CO2 as an energy-saving control

CO2 Sensors
The Command family of wall modules from CentraLine includes models for CO2 sensing and control.
Supplying sufficient fresh air to a building for maximum occupancy is wasteful of energy if it is not fully occupied. Harry Swinburne explains how monitoring CO2 levels can reduce that energy consumption.Rising energy costs have raised interest in carbon-dioxide (CO2) control to save energy and reduce the running costs of new and existing HVAC installations. HVAC systems are designed to provide fresh air to the maximum design occupancy, but the space will not always be fully occupied, This is true in all buildings, especially offices, schools, theatres, cinemas, supermarkets, health centres and conference centres. The cost of supplying fresh air to buildings is high owing to the enthalpy (heat content) of the exhaust air and also the air transport energy. Energy can be saved by reducing the ventilation rate according to actual occupancy, using CO2 levels. Optimising ventilation in this way saves energy by reducing both the heat wasted by exhausting too much air and the energy used to move the air. Despite suggestions from as early as the year 1916 that CO2 control should be used to maximise HVAC system efficiency, the technology had tended to be expensive, while energy costs were relatively low. Now it is highly cost-effective, due to more accurate and more cost-effective sensing technology, coupled with high energy costs. Air-quality monitoring is encouraged by the new European standard EN 13779, which is based on the Energy Performance of Buildings Directive (EPBD) and aims to raise the energy efficiency of HVAC systems. CO2 sensor The latest designs of CO2 sensor use an optical principle based on the absorption properties of CO2. A sensor comprises three components (Fig. 1). • An infrared source that emits energy through a patented waveguide.
• An optical filter that passes only the required wavelength.
• A detector to measure the amount of infrared energy. The Command family of wall modules from CentraLine includes models for CO2 sensing and control. The greater the level of CO2 in the chamber, the less infra-red energy reaches the detector. This has been found the most accurate measuring method, the CO2 being selectively filtered among all other influences. There is no need for calibration. Sensors may also contain a proportional controller or/and a simple limiting switch; small applications can then be handled directly by the sensor/controller. The sensors provide a linear output signal (0 to 10 V or 4 to 20 mA) representing the CO2 concentration in parts per million (ppm). The signal can be scaled for different measuring ranges, depending on the sensor accuracy and application needs. In general, sensors should have a range of 0 to 2000 ppm CO2. In large, open buildings such as cinemas and theatres, the sensor should be in the exhaust-air duct. In other buildings it is better to have a wall-mounted unit for individual control in every room. Applying control The design of the CO2 control system depends on the HVAC system. In new systems, the controls are designed to provide a fresh-air supply at the minimum fan speed. If the minimum speed is insufficient for air quality, heating or cooling, the fan speed increases. Where existing systems are to be adapted for CO2 control, the best of several solutions should be selected. • In small installations it may be acceptable to switch the fan off and on according to the sensor information. There must be a limiting switch in the sensor.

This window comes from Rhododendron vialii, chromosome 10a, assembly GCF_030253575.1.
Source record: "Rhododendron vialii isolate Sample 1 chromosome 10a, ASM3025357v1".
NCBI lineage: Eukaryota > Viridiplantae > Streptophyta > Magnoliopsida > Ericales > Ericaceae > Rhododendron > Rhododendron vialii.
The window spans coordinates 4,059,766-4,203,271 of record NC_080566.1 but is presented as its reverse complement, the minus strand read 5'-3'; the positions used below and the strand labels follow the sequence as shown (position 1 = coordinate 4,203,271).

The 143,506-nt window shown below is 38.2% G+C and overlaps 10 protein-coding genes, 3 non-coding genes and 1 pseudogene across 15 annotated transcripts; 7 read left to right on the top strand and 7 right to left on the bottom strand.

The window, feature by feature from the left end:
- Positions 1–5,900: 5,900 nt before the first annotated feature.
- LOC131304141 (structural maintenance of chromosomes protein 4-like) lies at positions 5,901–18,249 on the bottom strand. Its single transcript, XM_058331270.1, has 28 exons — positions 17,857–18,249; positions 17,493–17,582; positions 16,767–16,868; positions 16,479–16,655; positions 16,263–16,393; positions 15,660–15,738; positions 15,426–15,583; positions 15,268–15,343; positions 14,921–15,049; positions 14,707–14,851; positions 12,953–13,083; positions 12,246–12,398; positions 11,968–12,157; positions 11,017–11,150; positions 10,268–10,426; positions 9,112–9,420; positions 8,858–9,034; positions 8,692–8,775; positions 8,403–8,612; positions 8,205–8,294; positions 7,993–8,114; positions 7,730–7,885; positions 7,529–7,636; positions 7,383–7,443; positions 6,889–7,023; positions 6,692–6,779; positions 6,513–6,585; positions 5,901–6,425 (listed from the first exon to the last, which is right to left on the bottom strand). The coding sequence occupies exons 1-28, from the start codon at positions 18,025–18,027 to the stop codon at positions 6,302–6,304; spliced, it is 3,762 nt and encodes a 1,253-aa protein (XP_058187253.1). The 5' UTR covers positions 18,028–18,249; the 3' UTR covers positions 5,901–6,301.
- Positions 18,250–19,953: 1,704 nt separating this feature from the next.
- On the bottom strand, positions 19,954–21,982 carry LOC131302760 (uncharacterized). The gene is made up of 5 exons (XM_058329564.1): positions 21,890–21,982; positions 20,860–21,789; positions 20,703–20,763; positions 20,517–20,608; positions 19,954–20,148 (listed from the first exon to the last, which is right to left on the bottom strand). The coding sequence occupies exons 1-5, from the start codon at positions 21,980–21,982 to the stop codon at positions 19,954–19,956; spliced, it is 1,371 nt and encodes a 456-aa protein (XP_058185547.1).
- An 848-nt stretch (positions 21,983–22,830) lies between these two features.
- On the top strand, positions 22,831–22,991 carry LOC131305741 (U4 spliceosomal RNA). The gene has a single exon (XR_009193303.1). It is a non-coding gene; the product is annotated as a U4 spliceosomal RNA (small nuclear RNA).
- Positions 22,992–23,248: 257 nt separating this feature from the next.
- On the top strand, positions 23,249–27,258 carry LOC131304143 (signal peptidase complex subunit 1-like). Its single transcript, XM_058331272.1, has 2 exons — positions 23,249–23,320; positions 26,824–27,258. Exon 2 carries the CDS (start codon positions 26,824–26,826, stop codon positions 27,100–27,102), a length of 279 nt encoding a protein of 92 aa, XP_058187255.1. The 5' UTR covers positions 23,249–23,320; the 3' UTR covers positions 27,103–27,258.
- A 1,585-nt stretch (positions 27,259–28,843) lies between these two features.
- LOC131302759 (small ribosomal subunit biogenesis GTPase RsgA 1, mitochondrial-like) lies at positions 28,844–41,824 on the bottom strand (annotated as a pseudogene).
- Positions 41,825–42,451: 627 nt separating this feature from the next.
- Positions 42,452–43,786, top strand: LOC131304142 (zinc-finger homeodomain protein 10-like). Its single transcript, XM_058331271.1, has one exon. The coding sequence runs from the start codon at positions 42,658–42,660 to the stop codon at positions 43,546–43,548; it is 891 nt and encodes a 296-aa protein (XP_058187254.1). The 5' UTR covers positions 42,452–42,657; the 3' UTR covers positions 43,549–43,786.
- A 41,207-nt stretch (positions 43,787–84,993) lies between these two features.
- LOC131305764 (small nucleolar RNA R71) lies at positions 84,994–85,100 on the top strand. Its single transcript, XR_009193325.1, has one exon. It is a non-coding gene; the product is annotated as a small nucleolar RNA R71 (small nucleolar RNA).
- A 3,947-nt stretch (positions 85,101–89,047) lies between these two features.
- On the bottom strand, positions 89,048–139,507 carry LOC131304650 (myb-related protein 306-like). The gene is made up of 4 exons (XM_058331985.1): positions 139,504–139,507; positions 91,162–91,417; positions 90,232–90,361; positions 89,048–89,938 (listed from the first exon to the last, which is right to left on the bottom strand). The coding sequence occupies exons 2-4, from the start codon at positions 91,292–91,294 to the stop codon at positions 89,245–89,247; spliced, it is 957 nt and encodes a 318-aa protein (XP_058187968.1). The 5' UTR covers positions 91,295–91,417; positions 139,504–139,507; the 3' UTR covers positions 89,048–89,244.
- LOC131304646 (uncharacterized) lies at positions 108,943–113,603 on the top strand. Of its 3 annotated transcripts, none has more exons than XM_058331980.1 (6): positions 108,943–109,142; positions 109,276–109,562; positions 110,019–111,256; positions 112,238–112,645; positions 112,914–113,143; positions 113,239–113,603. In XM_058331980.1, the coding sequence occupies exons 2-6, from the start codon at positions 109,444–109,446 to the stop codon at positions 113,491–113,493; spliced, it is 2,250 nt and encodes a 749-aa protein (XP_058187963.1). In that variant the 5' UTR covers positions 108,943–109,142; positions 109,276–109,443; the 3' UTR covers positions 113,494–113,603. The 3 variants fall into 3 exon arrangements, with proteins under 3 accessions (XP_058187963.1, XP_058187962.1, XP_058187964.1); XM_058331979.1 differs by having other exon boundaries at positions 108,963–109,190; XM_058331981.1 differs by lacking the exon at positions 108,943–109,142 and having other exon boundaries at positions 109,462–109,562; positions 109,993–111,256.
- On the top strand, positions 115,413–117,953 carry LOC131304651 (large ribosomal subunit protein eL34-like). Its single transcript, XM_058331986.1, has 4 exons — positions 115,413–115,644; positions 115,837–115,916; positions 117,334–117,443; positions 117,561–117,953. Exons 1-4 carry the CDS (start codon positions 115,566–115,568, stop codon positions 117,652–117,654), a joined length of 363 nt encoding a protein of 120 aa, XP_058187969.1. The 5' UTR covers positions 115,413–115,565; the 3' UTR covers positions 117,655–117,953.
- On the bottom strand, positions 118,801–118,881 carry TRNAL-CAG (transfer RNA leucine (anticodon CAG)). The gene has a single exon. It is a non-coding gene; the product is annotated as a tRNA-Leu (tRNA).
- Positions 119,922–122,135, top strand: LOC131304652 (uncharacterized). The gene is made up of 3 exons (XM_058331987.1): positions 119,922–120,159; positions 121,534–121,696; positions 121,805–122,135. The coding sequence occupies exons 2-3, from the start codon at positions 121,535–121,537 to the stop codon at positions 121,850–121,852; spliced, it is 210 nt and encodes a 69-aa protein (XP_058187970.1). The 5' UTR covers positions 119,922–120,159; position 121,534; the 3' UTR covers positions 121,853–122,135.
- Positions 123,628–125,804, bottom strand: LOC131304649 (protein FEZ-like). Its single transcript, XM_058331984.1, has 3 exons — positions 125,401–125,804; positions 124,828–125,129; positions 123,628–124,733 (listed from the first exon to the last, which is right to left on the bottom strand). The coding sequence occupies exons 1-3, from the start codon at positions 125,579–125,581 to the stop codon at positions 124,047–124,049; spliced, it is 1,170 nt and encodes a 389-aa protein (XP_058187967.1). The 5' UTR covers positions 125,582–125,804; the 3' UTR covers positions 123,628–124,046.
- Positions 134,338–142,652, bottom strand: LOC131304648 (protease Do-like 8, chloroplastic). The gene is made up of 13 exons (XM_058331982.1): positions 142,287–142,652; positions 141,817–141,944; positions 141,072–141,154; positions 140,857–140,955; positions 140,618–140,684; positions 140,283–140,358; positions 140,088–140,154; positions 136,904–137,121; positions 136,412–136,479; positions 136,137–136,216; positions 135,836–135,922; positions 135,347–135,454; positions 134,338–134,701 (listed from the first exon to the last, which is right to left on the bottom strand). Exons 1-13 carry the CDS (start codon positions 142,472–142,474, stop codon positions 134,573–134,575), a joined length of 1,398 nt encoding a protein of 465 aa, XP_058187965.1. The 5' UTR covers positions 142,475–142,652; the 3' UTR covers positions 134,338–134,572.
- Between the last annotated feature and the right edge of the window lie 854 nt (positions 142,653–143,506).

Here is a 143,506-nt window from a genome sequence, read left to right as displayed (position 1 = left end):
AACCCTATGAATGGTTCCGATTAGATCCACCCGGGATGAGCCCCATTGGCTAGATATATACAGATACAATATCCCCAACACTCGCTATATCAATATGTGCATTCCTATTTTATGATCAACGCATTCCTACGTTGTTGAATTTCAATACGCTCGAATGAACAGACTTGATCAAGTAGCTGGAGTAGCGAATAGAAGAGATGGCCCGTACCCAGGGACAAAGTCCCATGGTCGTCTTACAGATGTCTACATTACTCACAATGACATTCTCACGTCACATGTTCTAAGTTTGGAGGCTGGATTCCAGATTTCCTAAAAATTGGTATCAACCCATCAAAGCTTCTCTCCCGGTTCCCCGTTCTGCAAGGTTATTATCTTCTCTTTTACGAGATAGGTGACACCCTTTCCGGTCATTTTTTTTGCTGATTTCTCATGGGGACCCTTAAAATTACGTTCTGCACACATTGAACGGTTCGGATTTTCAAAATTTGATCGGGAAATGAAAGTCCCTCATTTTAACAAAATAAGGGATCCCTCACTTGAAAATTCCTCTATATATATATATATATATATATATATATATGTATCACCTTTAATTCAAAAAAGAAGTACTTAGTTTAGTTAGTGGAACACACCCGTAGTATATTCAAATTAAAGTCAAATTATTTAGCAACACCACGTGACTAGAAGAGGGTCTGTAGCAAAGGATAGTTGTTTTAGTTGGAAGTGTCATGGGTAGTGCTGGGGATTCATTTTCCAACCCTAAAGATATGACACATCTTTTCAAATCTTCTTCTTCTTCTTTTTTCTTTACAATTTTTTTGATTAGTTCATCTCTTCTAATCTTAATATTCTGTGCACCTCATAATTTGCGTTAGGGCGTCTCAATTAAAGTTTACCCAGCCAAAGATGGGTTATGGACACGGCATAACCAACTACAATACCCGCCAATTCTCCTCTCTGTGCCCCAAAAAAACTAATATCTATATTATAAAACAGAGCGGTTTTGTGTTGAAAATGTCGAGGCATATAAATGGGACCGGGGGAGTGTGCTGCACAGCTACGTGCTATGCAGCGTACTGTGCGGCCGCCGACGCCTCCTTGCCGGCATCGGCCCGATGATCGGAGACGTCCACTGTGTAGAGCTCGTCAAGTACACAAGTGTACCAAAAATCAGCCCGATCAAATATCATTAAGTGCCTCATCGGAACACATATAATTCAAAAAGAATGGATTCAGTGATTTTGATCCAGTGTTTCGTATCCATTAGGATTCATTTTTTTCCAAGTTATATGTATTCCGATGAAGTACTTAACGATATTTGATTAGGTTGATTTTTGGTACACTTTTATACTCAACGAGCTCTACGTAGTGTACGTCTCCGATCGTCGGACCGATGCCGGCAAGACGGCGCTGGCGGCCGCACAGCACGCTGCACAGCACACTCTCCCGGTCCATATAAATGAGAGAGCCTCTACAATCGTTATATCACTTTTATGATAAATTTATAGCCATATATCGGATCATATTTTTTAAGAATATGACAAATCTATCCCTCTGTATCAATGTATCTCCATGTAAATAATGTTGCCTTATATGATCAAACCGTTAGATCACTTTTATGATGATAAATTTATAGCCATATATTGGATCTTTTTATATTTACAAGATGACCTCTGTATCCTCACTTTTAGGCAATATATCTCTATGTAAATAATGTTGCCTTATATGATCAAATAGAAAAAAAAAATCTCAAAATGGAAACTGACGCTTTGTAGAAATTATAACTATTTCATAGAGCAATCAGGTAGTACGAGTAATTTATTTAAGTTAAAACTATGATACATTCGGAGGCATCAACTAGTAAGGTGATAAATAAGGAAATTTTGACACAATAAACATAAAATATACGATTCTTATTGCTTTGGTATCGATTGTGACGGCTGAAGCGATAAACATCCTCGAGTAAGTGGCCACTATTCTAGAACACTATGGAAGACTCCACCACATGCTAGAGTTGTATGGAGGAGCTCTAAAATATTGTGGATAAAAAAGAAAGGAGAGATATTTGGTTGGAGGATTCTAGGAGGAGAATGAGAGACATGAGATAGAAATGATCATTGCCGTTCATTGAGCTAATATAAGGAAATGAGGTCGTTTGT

• Systems with mixing chambers can be extended with CO2 proportional control and a means to select the maximum signal from the existing temperature control and the new air-quality control. This extension kit is therefore independent of the existing building automation system.
•Fresh-air systems can only be extended with air-quality control output to the fan frequency converter. In some cases the fan motor must be replaced to apply a frequency converter (as the insulation class will be too low). The controls will comprise a CO2 sensor, a proportional controller and a maximising device.
• In the case of systems with a mixing chamber and a frequency converter, only the building-automation application can provide the necessary functionality, so it may be necessary to upgrade the complete air-conditioning control. Air-quality sensors based on oxidixable gases, such as odours and carbon monoxide, can be used where CO2 is not the primary control variable — such as restaurants and changing rooms in sports facilities. The percentage energy savings achieved by applying air-quality control in a HVAC control system are typically in the double-digit range. The controls also increase HVAC plant life and reduce equipment noise. Building managers should now seriously consider CO2 control of HVAC systems now that it has become a highly cost-effective means to save energy and prolong the life of HVAC plant. Harry Swinbourne is UK business manager for CentraLine by Honeywell.

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